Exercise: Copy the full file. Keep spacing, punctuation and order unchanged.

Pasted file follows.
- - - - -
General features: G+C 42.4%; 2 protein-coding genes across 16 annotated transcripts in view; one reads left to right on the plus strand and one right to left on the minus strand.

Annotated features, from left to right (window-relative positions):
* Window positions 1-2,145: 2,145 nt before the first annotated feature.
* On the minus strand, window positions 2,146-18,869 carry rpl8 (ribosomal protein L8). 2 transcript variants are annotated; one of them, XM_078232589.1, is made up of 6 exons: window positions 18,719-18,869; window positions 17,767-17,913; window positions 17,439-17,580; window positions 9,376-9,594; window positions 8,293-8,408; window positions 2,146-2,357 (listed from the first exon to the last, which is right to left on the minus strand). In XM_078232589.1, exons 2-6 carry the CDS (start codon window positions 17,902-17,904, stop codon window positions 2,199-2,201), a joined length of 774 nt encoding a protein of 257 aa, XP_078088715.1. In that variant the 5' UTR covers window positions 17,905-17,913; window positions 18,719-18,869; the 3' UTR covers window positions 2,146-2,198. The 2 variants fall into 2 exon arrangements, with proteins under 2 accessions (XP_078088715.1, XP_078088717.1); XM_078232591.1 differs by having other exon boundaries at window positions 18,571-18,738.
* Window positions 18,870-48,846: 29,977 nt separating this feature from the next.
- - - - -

General features: G+C 42.4%; 2 protein-coding genes across 16 annotated transcripts in view; one reads left to right on the plus strand and one right to left on the minus strand.

Annotated features, from left to right (window-relative positions):
* Window positions 1-2,145: 2,145 nt before the first annotated feature.
* On the minus strand, window positions 2,146-18,869 carry rpl8 (ribosomal protein L8). 2 transcript variants are annotated; one of them, XM_078232589.1, is made up of 6 exons: window positions 18,719-18,869; window positions 17,767-17,913; window positions 17,439-17,580; window positions 9,376-9,594; window positions 8,293-8,408; window positions 2,146-2,357 (listed from the first exon to the last, which is right to left on the minus strand). In XM_078232589.1, exons 2-6 carry the CDS (start codon window positions 17,902-17,904, stop codon window positions 2,199-2,201), a joined length of 774 nt encoding a protein of 257 aa, XP_078088715.1. In that variant the 5' UTR covers window positions 17,905-17,913; window positions 18,719-18,869; the 3' UTR covers window positions 2,146-2,198. The 2 variants fall into 2 exon arrangements, with proteins under 2 accessions (XP_078088715.1, XP_078088717.1); XM_078232591.1 differs by having other exon boundaries at window positions 18,571-18,738.
* Window positions 18,870-48,846: 29,977 nt separating this feature from the next.